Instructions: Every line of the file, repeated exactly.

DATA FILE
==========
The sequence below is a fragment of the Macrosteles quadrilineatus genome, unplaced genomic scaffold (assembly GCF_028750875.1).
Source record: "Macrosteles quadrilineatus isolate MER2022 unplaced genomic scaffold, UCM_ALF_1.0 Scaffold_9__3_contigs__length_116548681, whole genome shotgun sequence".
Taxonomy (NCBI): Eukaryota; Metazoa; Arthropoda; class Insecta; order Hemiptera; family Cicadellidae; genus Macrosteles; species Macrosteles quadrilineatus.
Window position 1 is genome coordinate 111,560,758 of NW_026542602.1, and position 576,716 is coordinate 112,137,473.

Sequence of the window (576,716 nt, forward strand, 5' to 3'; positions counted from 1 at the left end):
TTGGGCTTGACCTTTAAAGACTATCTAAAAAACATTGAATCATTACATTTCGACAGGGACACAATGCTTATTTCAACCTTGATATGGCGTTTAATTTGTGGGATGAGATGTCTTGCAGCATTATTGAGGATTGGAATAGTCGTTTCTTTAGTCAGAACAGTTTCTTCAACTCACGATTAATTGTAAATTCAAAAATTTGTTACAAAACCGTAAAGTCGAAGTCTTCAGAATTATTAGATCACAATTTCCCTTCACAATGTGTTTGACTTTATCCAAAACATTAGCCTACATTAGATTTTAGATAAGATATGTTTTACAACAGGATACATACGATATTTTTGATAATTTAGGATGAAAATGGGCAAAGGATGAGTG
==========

The sequence below is a fragment of the Macrosteles quadrilineatus genome, unplaced genomic scaffold (assembly GCF_028750875.1).
Source record: "Macrosteles quadrilineatus isolate MER2022 unplaced genomic scaffold, UCM_ALF_1.0 Scaffold_9__3_contigs__length_116548681, whole genome shotgun sequence".
Taxonomy (NCBI): Eukaryota; Metazoa; Arthropoda; class Insecta; order Hemiptera; family Cicadellidae; genus Macrosteles; species Macrosteles quadrilineatus.
Window position 1 is genome coordinate 111,560,758 of NW_026542602.1, and position 576,716 is coordinate 112,137,473.

Sequence of the window (576,716 nt, forward strand, 5' to 3'; positions counted from 1 at the left end):
TTGGGCTTGACCTTTAAAGACTATCTAAAAAACATTGAATCATTACATTTCGACAGGGACACAATGCTTATTTCAACCTTGATATGGCGTTTAATTTGTGGGATGAGATGTCTTGCAGCATTATTGAGGATTGGAATAGTCGTTTCTTTAGTCAGAACAGTTTCTTCAACTCACGATTAATTGTAAATTCAAAAATTTGTTACAAAACCGTAAAGTCGAAGTCTTCAGAATTATTAGATCACAATTTCCCTTCACAATGTGTTTGACTTTATCCAAAACATTAGCCTACATTAGATTTTAGATAAGATATGTTTTACAACAGGATACATACGATATTTTTGATAATTTAGGATGAAAATGGGCAAAGGATGAGTG